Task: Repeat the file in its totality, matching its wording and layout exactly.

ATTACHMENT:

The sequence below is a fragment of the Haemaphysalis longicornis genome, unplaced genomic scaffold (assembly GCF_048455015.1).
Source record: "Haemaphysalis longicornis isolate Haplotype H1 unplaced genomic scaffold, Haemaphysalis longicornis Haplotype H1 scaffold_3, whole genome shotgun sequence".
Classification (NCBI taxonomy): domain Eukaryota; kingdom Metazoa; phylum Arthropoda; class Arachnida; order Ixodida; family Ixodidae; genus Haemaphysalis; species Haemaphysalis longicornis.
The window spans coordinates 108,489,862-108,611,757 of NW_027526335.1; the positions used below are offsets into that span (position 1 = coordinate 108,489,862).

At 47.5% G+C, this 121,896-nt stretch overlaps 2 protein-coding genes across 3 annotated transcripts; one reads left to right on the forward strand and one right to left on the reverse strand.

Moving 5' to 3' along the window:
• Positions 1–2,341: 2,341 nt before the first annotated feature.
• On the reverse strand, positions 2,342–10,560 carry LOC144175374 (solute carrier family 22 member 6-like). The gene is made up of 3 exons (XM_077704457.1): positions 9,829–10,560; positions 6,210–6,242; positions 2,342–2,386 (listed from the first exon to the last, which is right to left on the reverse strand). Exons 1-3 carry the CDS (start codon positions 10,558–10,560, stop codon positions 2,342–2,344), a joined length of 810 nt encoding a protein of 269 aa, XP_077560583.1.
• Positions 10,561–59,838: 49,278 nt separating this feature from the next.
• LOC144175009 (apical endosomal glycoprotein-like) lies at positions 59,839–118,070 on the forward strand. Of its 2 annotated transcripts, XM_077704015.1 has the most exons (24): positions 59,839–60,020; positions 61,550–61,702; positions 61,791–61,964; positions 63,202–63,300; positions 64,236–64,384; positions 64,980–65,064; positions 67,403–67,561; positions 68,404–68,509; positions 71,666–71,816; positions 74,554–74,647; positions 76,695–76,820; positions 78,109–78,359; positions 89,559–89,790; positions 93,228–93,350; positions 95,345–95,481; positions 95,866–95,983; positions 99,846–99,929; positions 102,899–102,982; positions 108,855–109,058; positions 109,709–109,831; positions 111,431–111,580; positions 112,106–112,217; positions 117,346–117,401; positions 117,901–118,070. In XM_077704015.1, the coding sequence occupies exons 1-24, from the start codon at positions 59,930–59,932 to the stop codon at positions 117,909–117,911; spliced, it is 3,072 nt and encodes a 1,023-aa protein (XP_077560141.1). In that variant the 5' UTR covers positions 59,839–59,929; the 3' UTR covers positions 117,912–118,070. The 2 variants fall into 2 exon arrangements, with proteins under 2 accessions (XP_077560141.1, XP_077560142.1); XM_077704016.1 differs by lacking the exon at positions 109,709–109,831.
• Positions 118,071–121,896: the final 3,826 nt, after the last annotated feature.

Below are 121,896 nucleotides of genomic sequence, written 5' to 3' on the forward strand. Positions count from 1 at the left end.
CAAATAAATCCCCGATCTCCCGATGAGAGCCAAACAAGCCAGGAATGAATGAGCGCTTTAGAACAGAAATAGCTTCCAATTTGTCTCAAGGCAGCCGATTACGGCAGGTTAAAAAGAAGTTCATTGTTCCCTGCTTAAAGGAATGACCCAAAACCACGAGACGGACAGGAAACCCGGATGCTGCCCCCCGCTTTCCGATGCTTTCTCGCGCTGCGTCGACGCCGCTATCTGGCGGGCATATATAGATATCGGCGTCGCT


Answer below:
The sequence below is a fragment of the Haemaphysalis longicornis genome, unplaced genomic scaffold (assembly GCF_048455015.1).
Source record: "Haemaphysalis longicornis isolate Haplotype H1 unplaced genomic scaffold, Haemaphysalis longicornis Haplotype H1 scaffold_3, whole genome shotgun sequence".
Classification (NCBI taxonomy): domain Eukaryota; kingdom Metazoa; phylum Arthropoda; class Arachnida; order Ixodida; family Ixodidae; genus Haemaphysalis; species Haemaphysalis longicornis.
The window spans coordinates 108,489,862-108,611,757 of NW_027526335.1; the positions used below are offsets into that span (position 1 = coordinate 108,489,862).

At 47.5% G+C, this 121,896-nt stretch overlaps 2 protein-coding genes across 3 annotated transcripts; one reads left to right on the forward strand and one right to left on the reverse strand.

Moving 5' to 3' along the window:
• Positions 1–2,341: 2,341 nt before the first annotated feature.
• On the reverse strand, positions 2,342–10,560 carry LOC144175374 (solute carrier family 22 member 6-like). The gene is made up of 3 exons (XM_077704457.1): positions 9,829–10,560; positions 6,210–6,242; positions 2,342–2,386 (listed from the first exon to the last, which is right to left on the reverse strand). Exons 1-3 carry the CDS (start codon positions 10,558–10,560, stop codon positions 2,342–2,344), a joined length of 810 nt encoding a protein of 269 aa, XP_077560583.1.
• Positions 10,561–59,838: 49,278 nt separating this feature from the next.
• LOC144175009 (apical endosomal glycoprotein-like) lies at positions 59,839–118,070 on the forward strand. Of its 2 annotated transcripts, XM_077704015.1 has the most exons (24): positions 59,839–60,020; positions 61,550–61,702; positions 61,791–61,964; positions 63,202–63,300; positions 64,236–64,384; positions 64,980–65,064; positions 67,403–67,561; positions 68,404–68,509; positions 71,666–71,816; positions 74,554–74,647; positions 76,695–76,820; positions 78,109–78,359; positions 89,559–89,790; positions 93,228–93,350; positions 95,345–95,481; positions 95,866–95,983; positions 99,846–99,929; positions 102,899–102,982; positions 108,855–109,058; positions 109,709–109,831; positions 111,431–111,580; positions 112,106–112,217; positions 117,346–117,401; positions 117,901–118,070. In XM_077704015.1, the coding sequence occupies exons 1-24, from the start codon at positions 59,930–59,932 to the stop codon at positions 117,909–117,911; spliced, it is 3,072 nt and encodes a 1,023-aa protein (XP_077560141.1). In that variant the 5' UTR covers positions 59,839–59,929; the 3' UTR covers positions 117,912–118,070. The 2 variants fall into 2 exon arrangements, with proteins under 2 accessions (XP_077560141.1, XP_077560142.1); XM_077704016.1 differs by lacking the exon at positions 109,709–109,831.
• Positions 118,071–121,896: the final 3,826 nt, after the last annotated feature.

Below are 121,896 nucleotides of genomic sequence, written 5' to 3' on the forward strand. Positions count from 1 at the left end.
CAAATAAATCCCCGATCTCCCGATGAGAGCCAAACAAGCCAGGAATGAATGAGCGCTTTAGAACAGAAATAGCTTCCAATTTGTCTCAAGGCAGCCGATTACGGCAGGTTAAAAAGAAGTTCATTGTTCCCTGCTTAAAGGAATGACCCAAAACCACGAGACGGACAGGAAACCCGGATGCTGCCCCCCGCTTTCCGATGCTTTCTCGCGCTGCGTCGACGCCGCTATCTGGCGGGCATATATAGATATCGGCGTCGCT